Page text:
Renal replacement therapy and the kidney: minimizing the impact of renal replacement therapy on recovery of acute renal failure


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Abstract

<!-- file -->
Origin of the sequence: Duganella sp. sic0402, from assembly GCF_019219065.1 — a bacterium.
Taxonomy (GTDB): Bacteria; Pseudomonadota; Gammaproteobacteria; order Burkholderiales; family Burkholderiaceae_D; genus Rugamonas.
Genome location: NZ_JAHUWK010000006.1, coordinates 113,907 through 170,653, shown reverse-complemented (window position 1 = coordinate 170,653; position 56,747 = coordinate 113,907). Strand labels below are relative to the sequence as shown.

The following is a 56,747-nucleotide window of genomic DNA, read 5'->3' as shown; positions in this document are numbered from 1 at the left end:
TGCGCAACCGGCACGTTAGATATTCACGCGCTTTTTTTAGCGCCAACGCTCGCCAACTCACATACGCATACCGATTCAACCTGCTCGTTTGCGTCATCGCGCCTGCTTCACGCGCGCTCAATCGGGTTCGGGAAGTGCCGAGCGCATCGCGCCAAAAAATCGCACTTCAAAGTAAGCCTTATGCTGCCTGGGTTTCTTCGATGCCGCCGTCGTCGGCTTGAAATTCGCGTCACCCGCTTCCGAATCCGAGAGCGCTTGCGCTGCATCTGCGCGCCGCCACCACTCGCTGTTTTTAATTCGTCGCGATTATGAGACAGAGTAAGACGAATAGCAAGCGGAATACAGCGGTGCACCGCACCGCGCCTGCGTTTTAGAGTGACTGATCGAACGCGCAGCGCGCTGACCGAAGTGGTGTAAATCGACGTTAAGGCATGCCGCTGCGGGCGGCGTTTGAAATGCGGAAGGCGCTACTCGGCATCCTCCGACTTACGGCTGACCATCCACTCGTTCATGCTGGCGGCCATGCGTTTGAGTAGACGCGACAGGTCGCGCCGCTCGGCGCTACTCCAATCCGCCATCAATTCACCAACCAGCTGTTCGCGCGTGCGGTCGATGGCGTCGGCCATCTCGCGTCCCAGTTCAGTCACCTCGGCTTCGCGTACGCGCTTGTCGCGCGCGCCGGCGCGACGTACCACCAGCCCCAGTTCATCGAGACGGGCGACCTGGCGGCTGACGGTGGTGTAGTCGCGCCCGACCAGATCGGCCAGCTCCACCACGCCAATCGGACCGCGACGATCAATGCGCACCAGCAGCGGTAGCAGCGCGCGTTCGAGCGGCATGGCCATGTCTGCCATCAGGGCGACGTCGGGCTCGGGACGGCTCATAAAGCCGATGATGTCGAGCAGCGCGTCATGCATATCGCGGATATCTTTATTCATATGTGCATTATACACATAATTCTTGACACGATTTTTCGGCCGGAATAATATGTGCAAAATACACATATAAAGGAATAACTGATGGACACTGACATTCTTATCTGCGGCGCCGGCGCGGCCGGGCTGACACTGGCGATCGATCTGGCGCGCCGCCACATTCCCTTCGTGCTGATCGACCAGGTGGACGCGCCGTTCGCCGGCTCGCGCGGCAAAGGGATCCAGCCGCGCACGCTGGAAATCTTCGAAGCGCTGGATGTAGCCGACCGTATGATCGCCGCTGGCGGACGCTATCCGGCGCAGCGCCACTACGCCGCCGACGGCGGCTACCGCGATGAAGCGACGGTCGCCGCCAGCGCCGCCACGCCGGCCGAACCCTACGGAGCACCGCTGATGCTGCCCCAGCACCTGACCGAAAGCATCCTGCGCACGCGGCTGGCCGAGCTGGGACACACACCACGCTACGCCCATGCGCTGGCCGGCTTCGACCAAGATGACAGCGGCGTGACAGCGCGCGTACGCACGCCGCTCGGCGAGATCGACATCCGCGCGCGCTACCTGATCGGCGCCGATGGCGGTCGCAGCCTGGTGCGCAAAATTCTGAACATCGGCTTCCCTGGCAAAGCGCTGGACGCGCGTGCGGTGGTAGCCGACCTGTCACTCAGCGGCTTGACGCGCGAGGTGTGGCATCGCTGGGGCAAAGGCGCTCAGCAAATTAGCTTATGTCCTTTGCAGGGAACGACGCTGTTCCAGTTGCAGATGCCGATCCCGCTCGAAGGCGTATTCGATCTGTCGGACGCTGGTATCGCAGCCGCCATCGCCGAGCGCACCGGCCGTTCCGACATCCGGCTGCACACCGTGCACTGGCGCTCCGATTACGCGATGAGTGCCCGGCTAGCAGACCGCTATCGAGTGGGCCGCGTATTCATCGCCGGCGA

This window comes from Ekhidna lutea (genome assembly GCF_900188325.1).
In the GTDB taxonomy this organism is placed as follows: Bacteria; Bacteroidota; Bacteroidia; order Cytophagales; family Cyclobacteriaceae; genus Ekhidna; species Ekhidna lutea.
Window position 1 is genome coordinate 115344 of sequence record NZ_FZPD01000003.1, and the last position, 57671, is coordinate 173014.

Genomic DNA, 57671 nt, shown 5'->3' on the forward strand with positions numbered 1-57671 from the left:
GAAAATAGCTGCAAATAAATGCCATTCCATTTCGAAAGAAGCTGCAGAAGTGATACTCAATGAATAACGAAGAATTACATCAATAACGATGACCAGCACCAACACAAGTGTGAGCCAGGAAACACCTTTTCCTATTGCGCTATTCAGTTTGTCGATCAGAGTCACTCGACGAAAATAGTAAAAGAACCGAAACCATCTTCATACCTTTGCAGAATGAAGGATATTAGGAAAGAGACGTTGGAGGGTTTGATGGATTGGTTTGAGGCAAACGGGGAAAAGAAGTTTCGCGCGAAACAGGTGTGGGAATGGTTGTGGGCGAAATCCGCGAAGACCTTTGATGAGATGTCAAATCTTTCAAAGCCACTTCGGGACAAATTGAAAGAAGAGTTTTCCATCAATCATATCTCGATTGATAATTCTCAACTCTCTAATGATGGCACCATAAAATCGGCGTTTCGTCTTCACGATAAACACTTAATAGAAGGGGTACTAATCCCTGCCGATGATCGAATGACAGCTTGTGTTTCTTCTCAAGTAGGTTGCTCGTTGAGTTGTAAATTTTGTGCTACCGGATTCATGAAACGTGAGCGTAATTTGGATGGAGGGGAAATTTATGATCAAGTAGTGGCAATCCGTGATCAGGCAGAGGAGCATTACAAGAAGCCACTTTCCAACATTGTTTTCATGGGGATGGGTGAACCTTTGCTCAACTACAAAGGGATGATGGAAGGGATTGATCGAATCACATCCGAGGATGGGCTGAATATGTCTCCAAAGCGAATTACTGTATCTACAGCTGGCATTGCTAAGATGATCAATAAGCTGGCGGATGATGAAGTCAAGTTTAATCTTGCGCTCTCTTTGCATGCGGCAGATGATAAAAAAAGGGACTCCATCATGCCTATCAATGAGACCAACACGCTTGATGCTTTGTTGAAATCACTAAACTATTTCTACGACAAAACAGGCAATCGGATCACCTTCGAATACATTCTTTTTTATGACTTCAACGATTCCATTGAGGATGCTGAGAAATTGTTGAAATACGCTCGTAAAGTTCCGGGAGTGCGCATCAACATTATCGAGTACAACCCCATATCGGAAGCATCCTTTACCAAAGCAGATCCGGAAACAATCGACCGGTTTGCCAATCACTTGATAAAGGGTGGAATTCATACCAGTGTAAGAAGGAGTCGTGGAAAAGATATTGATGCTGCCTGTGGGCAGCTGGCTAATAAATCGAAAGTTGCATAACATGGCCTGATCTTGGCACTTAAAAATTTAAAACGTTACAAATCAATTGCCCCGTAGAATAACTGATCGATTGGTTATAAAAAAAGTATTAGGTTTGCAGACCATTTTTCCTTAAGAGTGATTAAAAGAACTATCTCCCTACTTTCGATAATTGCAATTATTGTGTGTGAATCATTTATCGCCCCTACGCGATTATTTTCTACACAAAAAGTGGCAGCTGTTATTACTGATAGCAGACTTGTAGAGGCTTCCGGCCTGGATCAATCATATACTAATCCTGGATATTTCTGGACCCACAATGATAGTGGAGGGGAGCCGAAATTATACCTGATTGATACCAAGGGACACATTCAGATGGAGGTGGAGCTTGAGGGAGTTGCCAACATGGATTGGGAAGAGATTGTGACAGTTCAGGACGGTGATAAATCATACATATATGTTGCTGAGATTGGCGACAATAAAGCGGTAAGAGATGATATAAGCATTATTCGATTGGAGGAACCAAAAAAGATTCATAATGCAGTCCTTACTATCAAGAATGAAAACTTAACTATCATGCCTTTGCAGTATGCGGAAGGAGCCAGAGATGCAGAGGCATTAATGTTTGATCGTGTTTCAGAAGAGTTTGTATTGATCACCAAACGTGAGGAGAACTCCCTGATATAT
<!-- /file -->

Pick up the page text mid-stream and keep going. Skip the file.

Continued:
Purpose of reviewAlthough renal replacement therapy is the mainstay of supportive care in patients with severe acute renal failure, its performance can have untoward effects that contribute to the prolongation of renal failure or impede the ultimate recovery of renal function. In this review, we categorize the major complications associated with renal replacement therapy and assess their impact on recovery of renal function.Recent findingsThe major mechanisms by which renal replacement therapy is postulated to delay renal recovery include treatment-associated hemodynamic instability, vascular catheter-related bacteremia and sepsis, and cytokine activation by bioincompatible membranes. Clinical data regarding the role of dialysis catheter infections in delay of renal recovery are lacking. The data regarding the role of membrane biocompatibility and the modality and dose of renal replacement therapy are limited and conflicting.SummaryClinical recommendations must be limited to the broad admonishment that complications during renal replacement therapy, including hemodynamic instability and catheter-related bacteremia, be minimized by using best clinical practices, while recognizing that the impact of specific practices on recovery of renal function have not been evaluated. The data do not support recommendations regarding utilization of specific membranes or the modality or dose of renal replacement therapy on the basis of their impact on recovery of renal function.

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